I Am...

March 14, 2015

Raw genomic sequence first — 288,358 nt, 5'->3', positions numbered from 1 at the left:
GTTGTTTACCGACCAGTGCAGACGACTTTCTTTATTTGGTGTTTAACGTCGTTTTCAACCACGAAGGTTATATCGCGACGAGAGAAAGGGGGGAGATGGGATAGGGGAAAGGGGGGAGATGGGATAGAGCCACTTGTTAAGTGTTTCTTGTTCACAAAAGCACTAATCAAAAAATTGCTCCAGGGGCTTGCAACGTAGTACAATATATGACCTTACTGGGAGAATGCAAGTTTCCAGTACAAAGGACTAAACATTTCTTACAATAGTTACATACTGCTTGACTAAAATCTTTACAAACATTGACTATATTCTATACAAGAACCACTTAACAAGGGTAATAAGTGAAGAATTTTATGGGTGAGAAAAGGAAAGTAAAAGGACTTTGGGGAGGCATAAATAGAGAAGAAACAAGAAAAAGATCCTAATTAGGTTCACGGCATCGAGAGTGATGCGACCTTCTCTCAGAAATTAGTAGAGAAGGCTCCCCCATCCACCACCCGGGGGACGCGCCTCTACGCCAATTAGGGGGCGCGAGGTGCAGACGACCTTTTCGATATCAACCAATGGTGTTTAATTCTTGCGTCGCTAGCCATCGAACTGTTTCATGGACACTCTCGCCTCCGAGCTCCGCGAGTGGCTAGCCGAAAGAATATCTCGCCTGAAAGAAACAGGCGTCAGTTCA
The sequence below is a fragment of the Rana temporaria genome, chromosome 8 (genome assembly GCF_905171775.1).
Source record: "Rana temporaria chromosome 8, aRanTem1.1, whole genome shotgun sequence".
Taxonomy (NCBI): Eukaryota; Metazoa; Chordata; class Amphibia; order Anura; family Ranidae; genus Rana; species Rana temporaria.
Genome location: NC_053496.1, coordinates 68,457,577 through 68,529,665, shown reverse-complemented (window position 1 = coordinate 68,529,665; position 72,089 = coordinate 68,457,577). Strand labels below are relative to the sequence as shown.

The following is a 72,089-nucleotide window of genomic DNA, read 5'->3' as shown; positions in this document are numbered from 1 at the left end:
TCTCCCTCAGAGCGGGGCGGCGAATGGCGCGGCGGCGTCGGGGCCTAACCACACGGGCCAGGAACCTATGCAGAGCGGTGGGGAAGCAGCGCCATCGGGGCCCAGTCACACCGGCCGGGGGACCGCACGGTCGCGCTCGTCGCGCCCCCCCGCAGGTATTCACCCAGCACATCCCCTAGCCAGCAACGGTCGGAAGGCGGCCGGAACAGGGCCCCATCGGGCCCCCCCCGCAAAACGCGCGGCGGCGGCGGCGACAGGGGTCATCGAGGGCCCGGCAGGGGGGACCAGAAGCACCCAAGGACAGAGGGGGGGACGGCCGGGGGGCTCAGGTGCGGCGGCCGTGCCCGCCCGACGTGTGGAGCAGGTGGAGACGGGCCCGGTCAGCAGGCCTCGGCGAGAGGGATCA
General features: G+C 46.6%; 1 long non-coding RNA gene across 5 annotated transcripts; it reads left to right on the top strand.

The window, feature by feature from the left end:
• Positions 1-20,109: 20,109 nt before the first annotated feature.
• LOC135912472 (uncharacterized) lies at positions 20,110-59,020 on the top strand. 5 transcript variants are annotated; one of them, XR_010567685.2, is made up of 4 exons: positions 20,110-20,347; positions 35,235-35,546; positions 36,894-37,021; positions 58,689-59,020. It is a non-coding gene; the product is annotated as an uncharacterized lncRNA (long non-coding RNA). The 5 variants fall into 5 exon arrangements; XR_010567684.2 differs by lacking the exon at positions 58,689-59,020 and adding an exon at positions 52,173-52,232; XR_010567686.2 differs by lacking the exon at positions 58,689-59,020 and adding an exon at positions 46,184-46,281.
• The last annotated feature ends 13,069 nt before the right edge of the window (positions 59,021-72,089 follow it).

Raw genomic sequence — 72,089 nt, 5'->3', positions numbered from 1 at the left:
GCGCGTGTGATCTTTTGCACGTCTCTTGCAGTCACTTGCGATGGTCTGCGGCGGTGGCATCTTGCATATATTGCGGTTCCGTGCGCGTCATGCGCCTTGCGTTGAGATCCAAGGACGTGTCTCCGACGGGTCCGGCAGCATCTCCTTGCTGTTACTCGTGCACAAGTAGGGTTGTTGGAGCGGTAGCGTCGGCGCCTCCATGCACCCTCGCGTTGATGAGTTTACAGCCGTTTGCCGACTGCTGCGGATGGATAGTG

I am twenty-five years old, and I am at Cafe Vesuvio in San Francisco. I have spent the last few days wandering this city at the edge of the land, knowing my way around somehow, though I’ve never been here before. I can feel my calf muscles tightening, getting stronger, from walking the hills. This is my last day here before I fly back to the midwest, so I have returned to North Beach and to Cafe Vesuvio. The bartender asks what I want. “Just a water,” I say. “Aw, c’mon,” says a middle-aged man sitting at the end of the bar. “You can’t just drink water here at Vesuvio.” He pauses, realizes he may have misspoke. “I mean,” he says, “unless you don’t drink.” “I drink,” I say, “it’s just that I don’t have enough money for anything but water, because I don’t have much money left and I have to live on this for the next two weeks. I’m hoping to make some money at my reading tonight, but I can’t count on anything.” “Your reading?” he asks. “Are you a writer?” I nod. “Hell. You’re a writer and you’re at Vesuvio - get whatever you want. It’s on me.” “Thanks. I’ll have an Anchor Steam.” The bartender pours me an Anchor Steam, amber bubbles foaming in a glass, and the man says: “Hey, let’s go sit upstairs and talk for a bit.” I have a brief fear that he might be trying to hit on me, but he’s not acting that way, so I follow him upstairs. We climb the rickety staircase and enter the room that still smells of ghost cigarettes, despite the fact that smoking has been banned in California for over a decade already. We sit across from each other, clink our glasses together. He asks me about what sorts of things I write. He tells me that North Beach has long been a place for writers. “I know,” I say. “That’s why I came here.” He tells me that when he was young, he wanted to be a writer, but he didn’t have what it took to stick with it. “But you - you have what it takes. I can tell.” Then he tells me he has to get back to work. He pulls a ten dollar bill from his pocket and sets it on the table. “Buy yourself another drink or two. Just promise me you’ll never give up your writing.” “I promise,” I say.I am twenty-five years old, and I am at Cafe Vesuvio in San Francisco. I have spent the last few days wandering this city at the edge of the land, knowing my way around somehow, though I’ve never been here before. I can feel my calf muscles tightening, getting stronger, from walking the hills. This is my last day here before I fly back to the midwest, so I have returned to North Beach and to Cafe Vesuvio. The bartender asks what I want. “Just a water,” I say. “Aw, c’mon,” says a middle-aged man sitting at the end of the bar. “You can’t just drink water here at Vesuvio.” He pauses, realizes he may have misspoke. “I mean,” he says, “unless you don’t drink.” “I drink,” I say, “it’s just that I don’t have enough money for anything but water, because I don’t have much money left and I have to live on this for the next two weeks. I’m hoping to make some money at my reading tonight, but I can’t count on anything.” “Your reading?” he asks. “Are you a writer?” I nod. “Hell. You’re a writer and you’re at Vesuvio - get whatever you want. It’s on me.” “Thanks. I’ll have an Anchor Steam.” The bartender pours me an Anchor Steam, amber bubbles foaming in a glass, and the man says: “Hey, let’s go sit upstairs and talk for a bit.” I have a brief fear that he might be trying to hit on me, but he’s not acting that way, so I follow him upstairs. We climb the rickety staircase and enter the room that still smells of ghost cigarettes, despite the fact that smoking has been banned in California for over a decade already. We sit across from each other, clink our glasses together. He asks me about what sorts of things I write. He tells me that North Beach has long been a place for writers. “I know,” I say. “That’s why I came here.” He tells me that when he was young, he wanted to be a writer, but he didn’t have what it took to stick with it. “But you - you have what it takes. I can tell.” Then he tells me he has to get back to work. He pulls a ten dollar bill from his pocket and sets it on the table. “Buy yourself another drink or two. Just promise me you’ll never give up your writing.” “I promise,” I say.  (x)

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